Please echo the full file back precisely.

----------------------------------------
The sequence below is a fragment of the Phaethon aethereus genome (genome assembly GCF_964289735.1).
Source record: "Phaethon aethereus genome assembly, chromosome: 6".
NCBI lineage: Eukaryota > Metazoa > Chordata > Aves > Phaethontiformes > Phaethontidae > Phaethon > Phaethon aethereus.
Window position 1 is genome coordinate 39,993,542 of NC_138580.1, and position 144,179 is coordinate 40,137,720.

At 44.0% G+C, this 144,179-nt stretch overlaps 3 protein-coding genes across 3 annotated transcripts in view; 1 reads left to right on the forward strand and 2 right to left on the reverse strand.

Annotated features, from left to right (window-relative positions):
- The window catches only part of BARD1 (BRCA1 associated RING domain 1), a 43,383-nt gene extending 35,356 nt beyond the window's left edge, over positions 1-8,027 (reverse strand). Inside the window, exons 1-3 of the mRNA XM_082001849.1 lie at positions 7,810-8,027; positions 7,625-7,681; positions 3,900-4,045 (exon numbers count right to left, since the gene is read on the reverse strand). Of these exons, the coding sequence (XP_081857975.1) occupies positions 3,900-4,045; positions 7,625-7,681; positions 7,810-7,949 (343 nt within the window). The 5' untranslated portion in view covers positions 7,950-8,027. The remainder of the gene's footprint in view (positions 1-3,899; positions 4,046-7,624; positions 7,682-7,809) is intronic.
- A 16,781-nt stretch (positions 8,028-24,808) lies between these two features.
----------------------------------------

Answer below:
The sequence below is a fragment of the Phaethon aethereus genome (genome assembly GCF_964289735.1).
Source record: "Phaethon aethereus genome assembly, chromosome: 6".
NCBI lineage: Eukaryota > Metazoa > Chordata > Aves > Phaethontiformes > Phaethontidae > Phaethon > Phaethon aethereus.
Window position 1 is genome coordinate 39,993,542 of NC_138580.1, and position 144,179 is coordinate 40,137,720.

At 44.0% G+C, this 144,179-nt stretch overlaps 3 protein-coding genes across 3 annotated transcripts in view; 1 reads left to right on the forward strand and 2 right to left on the reverse strand.

Annotated features, from left to right (window-relative positions):
- The window catches only part of BARD1 (BRCA1 associated RING domain 1), a 43,383-nt gene extending 35,356 nt beyond the window's left edge, over positions 1-8,027 (reverse strand). Inside the window, exons 1-3 of the mRNA XM_082001849.1 lie at positions 7,810-8,027; positions 7,625-7,681; positions 3,900-4,045 (exon numbers count right to left, since the gene is read on the reverse strand). Of these exons, the coding sequence (XP_081857975.1) occupies positions 3,900-4,045; positions 7,625-7,681; positions 7,810-7,949 (343 nt within the window). The 5' untranslated portion in view covers positions 7,950-8,027. The remainder of the gene's footprint in view (positions 1-3,899; positions 4,046-7,624; positions 7,682-7,809) is intronic.
- A 16,781-nt stretch (positions 8,028-24,808) lies between these two features.